"I was right up there with a high school football quarterback."

On why the moderately bright, rather than the brilliant, are best equipped for science

"Mere brightness can be valuable, but that's not what makes a successful scientist. A successful scientist is a person that develops a passion for a subject. That leads to persistence. Persistence is extremely important. Now ... what happens to the ones with IQs of 170 and 180 and so on? Aren't they the ones who do the really brilliant work, the great advances, the game-changing? I don't think so. Maybe they do. But much more likely what they do is join a Mensa society and possibly work for the IRS or write columns in newspapers. Our medium-IQ person does not find his education that easy, but maybe for the very very bright, in their education, found it a little too easy. So they were not mentally tough. That's just one person's perspective, but it's the one I've developed."

On why solitude, not brainstorming in groups, is the source of creativity

"I'll tell you what I think about the creative process, how it happens. It happens when there is one person eager to do something special. They want to do something really new, and so they begin to think through what would be the meaning about some sort of odd observation: What can I make out of it? And then they get the germ of an idea, and at this point they're starting to talk to others. Well, I've drawn in, for example, mathematicians, and I'm poor at math. And then from then on we were partners. Now you've got the beginning of a team. Now you've got group think, there's no question about it, group think is the second stage in the creative process in science."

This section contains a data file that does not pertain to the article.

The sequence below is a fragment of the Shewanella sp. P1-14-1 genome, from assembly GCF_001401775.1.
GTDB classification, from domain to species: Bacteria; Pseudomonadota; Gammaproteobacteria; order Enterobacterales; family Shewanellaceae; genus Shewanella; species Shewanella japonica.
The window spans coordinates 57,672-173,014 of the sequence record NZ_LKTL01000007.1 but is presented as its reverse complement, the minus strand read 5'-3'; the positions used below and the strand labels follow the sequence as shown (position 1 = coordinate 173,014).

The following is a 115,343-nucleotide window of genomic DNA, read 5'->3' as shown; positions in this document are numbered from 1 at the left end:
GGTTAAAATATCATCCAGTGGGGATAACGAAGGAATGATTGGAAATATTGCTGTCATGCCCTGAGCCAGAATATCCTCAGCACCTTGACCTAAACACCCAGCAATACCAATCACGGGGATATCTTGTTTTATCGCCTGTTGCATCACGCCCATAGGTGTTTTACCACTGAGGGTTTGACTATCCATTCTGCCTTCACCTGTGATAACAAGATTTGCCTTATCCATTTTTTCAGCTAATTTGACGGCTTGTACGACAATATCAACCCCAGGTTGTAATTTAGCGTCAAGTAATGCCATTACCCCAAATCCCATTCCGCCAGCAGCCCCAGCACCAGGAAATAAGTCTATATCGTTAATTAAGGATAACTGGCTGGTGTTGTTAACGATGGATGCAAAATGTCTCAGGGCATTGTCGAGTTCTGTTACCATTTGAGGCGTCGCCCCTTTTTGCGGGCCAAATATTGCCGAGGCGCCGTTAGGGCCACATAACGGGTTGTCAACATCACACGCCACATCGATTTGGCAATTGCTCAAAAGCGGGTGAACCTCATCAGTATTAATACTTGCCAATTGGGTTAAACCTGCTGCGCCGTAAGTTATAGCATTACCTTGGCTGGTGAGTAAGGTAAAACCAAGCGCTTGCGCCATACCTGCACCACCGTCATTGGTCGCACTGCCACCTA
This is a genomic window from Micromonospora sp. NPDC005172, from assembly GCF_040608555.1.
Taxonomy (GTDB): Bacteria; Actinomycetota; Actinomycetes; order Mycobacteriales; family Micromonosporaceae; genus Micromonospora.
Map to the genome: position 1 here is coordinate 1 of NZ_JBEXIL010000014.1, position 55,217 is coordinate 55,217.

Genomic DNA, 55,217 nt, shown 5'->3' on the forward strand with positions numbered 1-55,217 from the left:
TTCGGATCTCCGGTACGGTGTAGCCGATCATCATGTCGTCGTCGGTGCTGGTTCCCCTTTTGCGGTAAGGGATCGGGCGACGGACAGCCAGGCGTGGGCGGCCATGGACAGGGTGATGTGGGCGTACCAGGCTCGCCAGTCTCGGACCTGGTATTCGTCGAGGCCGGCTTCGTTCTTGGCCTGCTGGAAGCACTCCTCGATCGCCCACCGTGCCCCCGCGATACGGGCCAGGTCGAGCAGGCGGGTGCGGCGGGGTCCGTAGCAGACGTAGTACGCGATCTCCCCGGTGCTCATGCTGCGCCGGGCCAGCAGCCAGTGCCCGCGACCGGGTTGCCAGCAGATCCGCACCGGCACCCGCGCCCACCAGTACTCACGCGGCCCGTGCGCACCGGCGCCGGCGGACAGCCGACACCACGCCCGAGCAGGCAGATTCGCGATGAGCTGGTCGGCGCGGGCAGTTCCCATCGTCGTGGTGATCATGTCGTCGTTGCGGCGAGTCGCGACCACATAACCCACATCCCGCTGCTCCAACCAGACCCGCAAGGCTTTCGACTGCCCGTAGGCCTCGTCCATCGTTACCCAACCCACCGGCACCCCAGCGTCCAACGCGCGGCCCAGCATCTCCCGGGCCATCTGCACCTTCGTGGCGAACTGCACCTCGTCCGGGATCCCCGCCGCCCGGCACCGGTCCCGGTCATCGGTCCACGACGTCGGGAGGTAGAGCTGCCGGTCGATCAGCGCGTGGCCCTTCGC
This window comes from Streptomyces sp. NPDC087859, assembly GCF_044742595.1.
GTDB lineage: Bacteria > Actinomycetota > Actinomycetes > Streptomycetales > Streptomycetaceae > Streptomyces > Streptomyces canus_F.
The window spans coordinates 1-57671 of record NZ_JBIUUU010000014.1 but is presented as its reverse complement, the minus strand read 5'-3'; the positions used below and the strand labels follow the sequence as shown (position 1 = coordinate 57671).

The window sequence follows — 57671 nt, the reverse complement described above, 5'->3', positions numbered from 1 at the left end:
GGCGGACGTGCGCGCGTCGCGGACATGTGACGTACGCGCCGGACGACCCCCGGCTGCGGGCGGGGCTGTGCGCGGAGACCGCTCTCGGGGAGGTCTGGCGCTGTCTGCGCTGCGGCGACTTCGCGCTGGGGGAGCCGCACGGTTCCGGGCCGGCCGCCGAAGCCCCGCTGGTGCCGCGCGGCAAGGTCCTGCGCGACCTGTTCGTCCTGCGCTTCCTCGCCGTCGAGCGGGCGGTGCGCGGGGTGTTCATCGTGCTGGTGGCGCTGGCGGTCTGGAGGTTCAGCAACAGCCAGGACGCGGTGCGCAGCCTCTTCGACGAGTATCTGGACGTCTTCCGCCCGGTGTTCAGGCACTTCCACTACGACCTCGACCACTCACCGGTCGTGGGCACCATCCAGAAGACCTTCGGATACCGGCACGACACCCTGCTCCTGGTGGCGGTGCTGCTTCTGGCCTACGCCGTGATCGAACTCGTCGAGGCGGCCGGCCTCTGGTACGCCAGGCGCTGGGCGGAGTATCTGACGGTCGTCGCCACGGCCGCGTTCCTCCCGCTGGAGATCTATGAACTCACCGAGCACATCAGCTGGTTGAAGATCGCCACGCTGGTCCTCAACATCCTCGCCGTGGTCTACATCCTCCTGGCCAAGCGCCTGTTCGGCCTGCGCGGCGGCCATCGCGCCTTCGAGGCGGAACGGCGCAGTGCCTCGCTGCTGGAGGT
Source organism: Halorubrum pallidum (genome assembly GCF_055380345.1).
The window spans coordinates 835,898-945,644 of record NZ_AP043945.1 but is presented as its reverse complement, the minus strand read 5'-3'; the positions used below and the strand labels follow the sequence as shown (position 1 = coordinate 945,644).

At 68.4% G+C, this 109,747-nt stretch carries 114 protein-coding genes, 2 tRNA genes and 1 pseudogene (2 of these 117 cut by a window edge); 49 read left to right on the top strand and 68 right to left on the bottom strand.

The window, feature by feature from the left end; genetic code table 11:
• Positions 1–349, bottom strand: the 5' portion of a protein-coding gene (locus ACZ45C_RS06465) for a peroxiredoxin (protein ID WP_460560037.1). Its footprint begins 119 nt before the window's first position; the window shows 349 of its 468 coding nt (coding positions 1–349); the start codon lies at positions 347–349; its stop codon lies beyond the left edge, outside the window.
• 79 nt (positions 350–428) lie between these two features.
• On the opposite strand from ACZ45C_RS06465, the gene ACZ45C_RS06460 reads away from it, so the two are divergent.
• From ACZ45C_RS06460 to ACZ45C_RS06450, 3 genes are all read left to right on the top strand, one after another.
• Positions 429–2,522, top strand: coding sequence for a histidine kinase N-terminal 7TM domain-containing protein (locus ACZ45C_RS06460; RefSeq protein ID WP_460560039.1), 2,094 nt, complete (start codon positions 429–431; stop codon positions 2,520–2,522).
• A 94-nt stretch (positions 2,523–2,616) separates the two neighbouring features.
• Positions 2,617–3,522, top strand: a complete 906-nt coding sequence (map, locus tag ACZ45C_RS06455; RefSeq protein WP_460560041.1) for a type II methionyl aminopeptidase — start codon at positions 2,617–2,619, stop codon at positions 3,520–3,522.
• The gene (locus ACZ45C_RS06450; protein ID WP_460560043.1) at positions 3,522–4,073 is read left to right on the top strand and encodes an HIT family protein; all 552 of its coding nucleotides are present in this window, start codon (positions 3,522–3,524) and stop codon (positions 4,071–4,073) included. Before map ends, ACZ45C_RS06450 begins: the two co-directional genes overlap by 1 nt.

On what advice he'd give a student deciding between science and the humanities

"I don't like to be competitive with the humanities. For one thing, there will come a time in the future of the species, when science and technology are so advanced where we begin to say, 'Can we really make something like a human in a robot?' And then we're going to ask the question, 'What are we?" Well, what we are, are our emotions, and our history of all our emotions, and that is how we will define humanity. And for that reason I think we should keep the humanities as nourished and growing and appreciated as possible. So this is an extremely long-winded answer, but what do you expect when you invite a Harvard professor onto your program?